In 1716, the French named this place after the American Indian tribe in the area called the “Natchez”. Being the oldest city along the Mississippi River, it was recognized as the hub of the steamboat era. (As you explore the city you’ll notice the steamboat anthem throughout.) 

With more than 100 structures on the National Register of Historic Places, wine tastings, browsing Antique Row, and catching mighty Mississippi River sunset at Bluff Park it’s not difficult to find something interesting while in town. Don’t leave without a bottle of muscadine hot sauce and Charboneau Rum — the first legally distilled rum produced in Mississippi.



Follow Two Lanes on Instagram for more small town travel inspiration


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A child holds on tightly as they weave their way between the cones towards the donkey jump on Lincoln Avenue. Photo Credit: Rory Clow
It’s fun and games in the street when the citizens of Steamboat Springs come out of hibernation.

Have you ever seen a marching band ski down the Main Street of your town? We’re gonna venture to say NEVER…

For the citizens of Steamboat Springs, a northern Colorado town bordering Medicine Bow-Routt National Forest, it’s a sign that it’s time to come out and play. What first began as a way to help the locals combat cabin fever during the long mountain winters, has since developed into a series of snow-themed events to both entertain and energize the community. 

For four days in February, neighbors bundle up and head to Lincoln Avenue for what is considered the oldest continuous winter celebration west of the Mississippi, the Steamboat Winter Carnival.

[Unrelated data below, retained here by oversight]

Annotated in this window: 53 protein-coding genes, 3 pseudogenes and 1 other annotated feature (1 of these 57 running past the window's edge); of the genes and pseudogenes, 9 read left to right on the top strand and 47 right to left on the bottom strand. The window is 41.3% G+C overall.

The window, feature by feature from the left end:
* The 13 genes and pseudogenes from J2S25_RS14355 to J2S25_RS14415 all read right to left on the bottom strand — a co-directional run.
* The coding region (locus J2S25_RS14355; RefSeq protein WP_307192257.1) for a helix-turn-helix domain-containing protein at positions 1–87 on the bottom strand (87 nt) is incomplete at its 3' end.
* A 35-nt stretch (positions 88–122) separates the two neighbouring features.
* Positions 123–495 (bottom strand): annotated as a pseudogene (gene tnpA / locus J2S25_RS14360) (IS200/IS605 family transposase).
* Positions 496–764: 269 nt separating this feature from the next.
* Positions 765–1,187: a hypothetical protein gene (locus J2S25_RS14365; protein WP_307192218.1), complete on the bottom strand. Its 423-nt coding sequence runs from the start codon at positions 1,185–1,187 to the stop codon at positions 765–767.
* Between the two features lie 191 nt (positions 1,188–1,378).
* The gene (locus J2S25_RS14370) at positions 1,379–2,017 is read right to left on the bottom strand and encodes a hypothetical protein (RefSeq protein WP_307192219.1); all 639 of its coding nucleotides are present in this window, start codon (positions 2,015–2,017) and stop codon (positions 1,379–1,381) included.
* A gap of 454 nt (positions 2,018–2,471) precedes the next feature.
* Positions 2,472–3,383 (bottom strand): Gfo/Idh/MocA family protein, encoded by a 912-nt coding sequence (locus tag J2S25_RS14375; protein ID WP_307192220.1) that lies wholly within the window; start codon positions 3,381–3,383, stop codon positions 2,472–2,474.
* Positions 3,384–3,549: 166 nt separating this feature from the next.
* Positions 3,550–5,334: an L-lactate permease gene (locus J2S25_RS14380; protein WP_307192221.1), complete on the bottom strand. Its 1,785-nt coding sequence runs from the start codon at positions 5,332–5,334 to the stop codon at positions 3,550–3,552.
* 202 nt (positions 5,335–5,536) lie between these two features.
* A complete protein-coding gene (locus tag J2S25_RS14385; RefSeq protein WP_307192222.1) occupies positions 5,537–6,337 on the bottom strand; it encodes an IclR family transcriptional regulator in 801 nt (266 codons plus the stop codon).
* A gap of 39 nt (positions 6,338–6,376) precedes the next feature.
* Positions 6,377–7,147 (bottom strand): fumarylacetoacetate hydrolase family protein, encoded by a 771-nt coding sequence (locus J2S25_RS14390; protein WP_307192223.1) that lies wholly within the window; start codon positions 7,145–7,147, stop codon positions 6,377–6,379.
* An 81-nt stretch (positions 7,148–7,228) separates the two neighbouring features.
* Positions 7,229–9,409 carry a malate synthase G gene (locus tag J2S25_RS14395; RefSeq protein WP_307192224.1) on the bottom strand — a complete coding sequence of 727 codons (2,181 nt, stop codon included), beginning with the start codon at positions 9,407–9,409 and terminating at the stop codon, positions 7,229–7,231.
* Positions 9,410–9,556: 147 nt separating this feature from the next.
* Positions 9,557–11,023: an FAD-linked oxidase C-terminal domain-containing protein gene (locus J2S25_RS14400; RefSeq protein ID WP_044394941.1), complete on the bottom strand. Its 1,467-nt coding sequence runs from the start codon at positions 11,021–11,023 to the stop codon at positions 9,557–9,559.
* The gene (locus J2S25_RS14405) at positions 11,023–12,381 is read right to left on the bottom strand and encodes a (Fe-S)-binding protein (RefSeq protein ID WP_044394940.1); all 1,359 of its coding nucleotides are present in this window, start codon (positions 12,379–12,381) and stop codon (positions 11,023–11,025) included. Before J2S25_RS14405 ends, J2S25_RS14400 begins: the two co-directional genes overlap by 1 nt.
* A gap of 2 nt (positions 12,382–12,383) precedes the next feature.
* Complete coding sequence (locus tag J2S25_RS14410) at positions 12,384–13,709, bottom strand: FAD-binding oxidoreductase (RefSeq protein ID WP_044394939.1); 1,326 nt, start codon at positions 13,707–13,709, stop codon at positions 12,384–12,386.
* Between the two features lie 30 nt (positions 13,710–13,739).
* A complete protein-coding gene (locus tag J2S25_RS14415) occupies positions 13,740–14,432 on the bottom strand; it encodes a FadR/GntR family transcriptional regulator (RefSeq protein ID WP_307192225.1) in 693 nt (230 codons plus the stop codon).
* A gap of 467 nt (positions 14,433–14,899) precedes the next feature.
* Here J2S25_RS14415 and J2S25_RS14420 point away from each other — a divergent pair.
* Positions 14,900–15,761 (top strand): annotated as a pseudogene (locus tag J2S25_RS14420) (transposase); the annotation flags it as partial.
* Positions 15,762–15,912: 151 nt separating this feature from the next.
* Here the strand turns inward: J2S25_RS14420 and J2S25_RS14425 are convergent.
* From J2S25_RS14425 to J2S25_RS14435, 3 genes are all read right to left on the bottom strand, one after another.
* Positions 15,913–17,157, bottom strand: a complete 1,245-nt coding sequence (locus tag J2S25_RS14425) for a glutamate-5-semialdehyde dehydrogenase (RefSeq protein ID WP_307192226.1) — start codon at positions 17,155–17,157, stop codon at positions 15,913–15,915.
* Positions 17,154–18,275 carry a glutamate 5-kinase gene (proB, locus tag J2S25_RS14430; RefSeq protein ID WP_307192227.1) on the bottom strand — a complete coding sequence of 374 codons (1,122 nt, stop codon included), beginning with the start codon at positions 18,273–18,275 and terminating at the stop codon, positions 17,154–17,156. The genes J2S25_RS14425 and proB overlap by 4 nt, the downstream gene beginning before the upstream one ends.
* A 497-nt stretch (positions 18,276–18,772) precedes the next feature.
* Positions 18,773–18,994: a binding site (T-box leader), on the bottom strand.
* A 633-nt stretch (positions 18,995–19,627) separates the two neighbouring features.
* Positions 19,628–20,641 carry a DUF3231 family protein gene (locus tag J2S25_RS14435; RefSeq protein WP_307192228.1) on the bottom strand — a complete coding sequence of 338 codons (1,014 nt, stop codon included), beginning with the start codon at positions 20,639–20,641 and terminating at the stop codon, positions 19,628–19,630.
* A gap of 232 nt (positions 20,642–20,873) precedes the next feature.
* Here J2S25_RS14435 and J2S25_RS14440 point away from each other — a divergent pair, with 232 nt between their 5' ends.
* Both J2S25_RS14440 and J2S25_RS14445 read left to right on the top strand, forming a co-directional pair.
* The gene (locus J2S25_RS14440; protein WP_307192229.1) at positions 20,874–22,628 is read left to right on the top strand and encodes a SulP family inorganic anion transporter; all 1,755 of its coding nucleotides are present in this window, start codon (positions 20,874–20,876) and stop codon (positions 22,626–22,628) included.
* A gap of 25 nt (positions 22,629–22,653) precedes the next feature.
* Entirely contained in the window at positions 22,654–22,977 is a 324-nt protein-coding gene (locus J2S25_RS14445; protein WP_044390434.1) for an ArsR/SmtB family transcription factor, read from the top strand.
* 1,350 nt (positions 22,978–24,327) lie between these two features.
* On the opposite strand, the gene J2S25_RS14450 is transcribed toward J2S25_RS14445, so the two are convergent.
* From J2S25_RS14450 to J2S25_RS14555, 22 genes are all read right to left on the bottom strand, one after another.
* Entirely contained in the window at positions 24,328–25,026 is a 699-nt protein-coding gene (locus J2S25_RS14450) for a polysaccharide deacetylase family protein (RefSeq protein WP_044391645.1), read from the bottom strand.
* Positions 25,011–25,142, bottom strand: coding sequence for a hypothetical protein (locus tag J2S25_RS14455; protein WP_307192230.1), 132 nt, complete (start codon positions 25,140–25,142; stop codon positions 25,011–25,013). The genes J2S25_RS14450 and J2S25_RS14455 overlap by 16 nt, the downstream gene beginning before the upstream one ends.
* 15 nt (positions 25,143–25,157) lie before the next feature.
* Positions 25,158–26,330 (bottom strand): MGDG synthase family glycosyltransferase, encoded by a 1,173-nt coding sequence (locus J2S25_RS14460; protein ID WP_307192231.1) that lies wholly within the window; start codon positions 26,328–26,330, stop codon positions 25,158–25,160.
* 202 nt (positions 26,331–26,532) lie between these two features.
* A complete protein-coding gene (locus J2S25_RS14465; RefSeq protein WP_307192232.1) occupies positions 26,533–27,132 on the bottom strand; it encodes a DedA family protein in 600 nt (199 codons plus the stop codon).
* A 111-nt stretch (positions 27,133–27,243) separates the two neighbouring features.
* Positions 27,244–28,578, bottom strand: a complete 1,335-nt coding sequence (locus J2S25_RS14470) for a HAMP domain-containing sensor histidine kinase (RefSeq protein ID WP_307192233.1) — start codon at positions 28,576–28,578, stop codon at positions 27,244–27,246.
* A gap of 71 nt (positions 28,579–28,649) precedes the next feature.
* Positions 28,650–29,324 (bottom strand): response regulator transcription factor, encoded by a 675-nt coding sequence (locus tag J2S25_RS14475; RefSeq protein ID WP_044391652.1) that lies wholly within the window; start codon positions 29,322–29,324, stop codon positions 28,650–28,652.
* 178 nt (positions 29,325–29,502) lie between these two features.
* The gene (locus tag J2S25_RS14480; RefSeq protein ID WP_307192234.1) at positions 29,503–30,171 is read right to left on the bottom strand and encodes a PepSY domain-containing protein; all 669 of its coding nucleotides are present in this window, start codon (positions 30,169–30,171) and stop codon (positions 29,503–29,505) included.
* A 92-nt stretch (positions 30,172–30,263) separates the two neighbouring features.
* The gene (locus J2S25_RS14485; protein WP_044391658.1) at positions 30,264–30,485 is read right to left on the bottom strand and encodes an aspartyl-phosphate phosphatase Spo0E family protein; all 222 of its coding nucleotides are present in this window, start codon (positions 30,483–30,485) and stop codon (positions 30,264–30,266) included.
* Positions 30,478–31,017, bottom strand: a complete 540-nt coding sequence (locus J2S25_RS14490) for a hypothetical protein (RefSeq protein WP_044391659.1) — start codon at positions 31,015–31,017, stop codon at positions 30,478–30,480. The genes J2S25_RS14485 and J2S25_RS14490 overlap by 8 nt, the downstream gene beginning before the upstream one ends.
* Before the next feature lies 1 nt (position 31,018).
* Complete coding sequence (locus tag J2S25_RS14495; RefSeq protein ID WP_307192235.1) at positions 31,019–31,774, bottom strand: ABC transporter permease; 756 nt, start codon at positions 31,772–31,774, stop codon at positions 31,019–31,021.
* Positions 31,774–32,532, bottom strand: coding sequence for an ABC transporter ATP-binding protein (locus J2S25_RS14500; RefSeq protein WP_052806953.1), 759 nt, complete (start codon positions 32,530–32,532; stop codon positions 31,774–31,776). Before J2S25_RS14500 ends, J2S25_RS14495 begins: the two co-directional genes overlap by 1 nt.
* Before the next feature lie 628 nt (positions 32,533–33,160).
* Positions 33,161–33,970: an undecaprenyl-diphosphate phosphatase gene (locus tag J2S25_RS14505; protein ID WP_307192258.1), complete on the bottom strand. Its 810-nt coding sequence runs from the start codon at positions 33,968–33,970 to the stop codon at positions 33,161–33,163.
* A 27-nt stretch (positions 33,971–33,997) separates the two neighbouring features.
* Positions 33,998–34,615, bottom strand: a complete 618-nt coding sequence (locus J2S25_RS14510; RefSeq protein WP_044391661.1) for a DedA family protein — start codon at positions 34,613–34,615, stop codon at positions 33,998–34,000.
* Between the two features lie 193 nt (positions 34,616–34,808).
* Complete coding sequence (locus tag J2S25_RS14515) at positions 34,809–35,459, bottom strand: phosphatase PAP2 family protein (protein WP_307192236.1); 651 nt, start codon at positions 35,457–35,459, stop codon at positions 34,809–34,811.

It’s a celebration on the Main Street of America’s winter playground and we won’t let you miss it! Here’s what you’ll experience.

Locals ride their horses down Lincoln Avenue in downtown Steamboat Springs, Colorado. Photo Credit: Rory Clow


Snow. Lot’s of it.

The snow that falls in Steamboat Springs is referred to as “champagne snow” — a phrase that was coined in the early 1950s by a local rancher who said the snow tickled his nose like champagne. (The powder is so good that Olympians from across the country come here to train!) For the citizens here, snow is no burden, but the best way to play!

“Skijoring”, a local sport of a skier being pulled up and down Lincoln Avenue by a horse. Photo Credit: Rory Clow

Witness unusual events like skijoring, the donkey jump, and adult show-shovel races.

You’ll quickly realize that many of the events are fueled by actual horsepower — because even they deserve to stretch their legs in the winter! These mighty steeds get in on events like “skijoring”, a local sport of a skier being pulled up and down Lincoln Avenue by a horse. There are also adults seated on snow shovels which are tied to the back of, you guessed it, horses, for snow-shovel races. Trust us — the sight of this will make you forget about your numb face and fingers!